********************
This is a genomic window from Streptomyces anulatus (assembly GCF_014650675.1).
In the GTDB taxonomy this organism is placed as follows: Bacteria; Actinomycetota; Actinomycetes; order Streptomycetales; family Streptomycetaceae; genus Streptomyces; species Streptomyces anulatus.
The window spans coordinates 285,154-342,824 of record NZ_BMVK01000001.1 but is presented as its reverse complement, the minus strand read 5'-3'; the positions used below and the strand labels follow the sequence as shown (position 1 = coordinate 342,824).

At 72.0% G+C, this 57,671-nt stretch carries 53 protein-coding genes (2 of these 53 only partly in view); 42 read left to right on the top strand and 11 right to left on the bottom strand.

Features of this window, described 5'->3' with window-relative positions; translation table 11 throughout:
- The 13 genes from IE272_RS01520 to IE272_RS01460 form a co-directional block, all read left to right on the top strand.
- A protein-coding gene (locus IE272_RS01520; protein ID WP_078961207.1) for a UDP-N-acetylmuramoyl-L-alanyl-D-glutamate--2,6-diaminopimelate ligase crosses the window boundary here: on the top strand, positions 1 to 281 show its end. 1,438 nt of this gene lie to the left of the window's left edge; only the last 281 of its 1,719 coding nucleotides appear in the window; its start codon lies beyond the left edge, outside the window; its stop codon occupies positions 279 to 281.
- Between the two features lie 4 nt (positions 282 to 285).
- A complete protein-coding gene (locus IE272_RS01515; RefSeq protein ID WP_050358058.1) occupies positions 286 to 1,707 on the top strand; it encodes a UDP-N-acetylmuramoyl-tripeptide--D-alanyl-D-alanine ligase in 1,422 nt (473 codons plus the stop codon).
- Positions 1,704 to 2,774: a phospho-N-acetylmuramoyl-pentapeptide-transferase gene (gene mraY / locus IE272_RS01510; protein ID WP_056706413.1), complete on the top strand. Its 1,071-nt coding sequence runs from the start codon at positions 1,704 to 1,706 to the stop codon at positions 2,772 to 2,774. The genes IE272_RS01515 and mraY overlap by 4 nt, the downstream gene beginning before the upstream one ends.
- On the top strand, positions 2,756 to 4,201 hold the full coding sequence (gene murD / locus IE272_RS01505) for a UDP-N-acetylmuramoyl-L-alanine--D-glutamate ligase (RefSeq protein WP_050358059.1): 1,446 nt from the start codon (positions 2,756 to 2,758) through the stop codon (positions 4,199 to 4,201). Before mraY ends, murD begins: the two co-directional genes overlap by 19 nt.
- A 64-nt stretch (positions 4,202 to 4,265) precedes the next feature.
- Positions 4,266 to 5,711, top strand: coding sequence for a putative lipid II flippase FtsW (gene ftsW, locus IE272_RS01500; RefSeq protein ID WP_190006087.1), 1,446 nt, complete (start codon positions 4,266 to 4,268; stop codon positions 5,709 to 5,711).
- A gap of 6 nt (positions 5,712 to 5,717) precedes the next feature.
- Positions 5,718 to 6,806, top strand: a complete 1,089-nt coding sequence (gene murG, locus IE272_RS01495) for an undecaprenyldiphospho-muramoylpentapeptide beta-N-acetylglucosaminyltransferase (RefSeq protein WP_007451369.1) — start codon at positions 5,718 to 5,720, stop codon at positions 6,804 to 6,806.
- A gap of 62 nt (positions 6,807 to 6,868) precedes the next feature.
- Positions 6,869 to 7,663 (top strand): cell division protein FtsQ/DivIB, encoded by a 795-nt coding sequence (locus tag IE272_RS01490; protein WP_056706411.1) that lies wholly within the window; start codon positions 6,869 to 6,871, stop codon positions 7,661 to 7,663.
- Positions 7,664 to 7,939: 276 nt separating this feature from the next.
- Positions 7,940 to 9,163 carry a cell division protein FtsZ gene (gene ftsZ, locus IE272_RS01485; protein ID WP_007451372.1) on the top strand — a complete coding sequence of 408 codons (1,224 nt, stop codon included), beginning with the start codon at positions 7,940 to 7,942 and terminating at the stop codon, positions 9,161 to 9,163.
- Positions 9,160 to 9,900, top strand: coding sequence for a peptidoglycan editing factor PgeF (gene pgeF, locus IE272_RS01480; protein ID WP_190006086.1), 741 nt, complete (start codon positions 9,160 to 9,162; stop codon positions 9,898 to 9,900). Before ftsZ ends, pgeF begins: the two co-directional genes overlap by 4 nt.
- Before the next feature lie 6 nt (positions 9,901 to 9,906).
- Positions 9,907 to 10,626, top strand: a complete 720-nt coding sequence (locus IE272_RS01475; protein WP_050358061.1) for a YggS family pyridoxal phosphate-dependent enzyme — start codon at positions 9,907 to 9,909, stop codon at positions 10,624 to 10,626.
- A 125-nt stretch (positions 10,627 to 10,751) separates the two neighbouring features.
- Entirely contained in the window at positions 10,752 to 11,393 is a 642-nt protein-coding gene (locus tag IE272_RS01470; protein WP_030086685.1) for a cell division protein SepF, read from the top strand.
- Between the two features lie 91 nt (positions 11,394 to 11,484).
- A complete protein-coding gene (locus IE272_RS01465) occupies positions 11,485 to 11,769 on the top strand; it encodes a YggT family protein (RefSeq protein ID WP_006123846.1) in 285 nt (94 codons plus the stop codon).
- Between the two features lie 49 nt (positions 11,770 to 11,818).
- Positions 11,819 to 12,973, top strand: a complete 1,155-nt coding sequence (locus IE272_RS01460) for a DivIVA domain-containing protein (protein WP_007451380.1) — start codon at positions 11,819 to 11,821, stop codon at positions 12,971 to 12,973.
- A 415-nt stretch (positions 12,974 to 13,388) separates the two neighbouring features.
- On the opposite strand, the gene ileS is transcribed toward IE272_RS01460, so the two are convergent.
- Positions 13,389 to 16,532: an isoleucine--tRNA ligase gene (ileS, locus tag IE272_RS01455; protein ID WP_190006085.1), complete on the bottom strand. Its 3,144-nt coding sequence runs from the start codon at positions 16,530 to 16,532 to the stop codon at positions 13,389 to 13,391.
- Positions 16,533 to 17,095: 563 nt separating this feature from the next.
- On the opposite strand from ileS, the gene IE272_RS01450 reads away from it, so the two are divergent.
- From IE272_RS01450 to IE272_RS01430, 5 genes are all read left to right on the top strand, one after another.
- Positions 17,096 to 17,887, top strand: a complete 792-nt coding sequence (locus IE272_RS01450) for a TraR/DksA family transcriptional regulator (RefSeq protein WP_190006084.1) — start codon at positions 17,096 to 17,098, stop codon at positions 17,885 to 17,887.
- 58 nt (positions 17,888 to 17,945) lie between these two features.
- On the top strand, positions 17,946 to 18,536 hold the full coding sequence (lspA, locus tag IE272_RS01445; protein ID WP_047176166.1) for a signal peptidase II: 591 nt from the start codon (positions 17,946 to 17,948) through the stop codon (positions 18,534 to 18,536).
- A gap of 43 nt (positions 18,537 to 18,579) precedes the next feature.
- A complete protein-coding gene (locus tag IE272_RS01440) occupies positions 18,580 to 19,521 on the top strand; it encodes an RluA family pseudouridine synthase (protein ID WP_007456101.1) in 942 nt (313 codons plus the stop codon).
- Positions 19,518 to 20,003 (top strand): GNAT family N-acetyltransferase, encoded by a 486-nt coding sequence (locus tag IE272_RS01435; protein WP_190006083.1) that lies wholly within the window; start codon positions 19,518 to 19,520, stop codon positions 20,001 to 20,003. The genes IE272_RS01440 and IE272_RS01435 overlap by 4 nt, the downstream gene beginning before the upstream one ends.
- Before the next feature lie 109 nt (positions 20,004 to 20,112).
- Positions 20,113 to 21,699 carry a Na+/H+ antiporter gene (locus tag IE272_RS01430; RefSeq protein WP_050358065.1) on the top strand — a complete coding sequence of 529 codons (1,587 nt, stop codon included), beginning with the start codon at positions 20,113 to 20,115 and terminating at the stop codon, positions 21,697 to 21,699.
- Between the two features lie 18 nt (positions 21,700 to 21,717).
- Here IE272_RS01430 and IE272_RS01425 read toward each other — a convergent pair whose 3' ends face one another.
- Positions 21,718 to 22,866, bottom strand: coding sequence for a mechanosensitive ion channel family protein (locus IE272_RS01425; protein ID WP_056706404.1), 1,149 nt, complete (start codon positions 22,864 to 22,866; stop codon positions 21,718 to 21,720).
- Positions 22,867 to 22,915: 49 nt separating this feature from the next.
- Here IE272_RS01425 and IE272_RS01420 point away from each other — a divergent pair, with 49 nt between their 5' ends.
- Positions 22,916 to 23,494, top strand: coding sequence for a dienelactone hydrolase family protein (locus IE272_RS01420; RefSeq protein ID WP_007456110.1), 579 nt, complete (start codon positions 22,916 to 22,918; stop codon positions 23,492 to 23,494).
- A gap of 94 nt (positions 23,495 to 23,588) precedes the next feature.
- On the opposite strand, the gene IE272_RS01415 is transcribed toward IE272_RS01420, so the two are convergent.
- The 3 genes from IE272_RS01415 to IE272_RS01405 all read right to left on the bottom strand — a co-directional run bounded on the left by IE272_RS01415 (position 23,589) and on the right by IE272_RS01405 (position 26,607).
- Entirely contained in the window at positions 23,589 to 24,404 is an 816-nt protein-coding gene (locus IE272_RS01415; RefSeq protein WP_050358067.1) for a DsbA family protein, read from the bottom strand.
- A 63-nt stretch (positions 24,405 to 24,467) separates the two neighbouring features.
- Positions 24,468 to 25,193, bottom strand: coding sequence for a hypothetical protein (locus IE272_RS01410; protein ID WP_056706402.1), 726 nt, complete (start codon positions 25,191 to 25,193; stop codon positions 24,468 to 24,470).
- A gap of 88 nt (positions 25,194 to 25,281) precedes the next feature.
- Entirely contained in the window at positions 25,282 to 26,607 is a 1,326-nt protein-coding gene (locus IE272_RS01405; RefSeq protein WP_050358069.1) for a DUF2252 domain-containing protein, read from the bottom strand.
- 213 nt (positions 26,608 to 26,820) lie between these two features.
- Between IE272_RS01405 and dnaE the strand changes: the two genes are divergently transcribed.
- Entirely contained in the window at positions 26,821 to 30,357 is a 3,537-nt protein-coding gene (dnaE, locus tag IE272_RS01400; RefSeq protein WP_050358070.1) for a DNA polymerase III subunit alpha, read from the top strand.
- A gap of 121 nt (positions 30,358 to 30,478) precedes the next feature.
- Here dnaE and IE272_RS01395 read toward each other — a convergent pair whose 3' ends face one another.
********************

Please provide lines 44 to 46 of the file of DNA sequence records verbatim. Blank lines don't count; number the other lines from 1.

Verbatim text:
- Here IE272_RS01430 and IE272_RS01425 read toward each other — a convergent pair whose 3' ends face one another.
- Positions 21,718 to 22,866, bottom strand: coding sequence for a mechanosensitive ion channel family protein (locus IE272_RS01425; protein ID WP_056706404.1), 1,149 nt, complete (start codon positions 22,864 to 22,866; stop codon positions 21,718 to 21,720).
- Positions 22,867 to 22,915: 49 nt separating this feature from the next.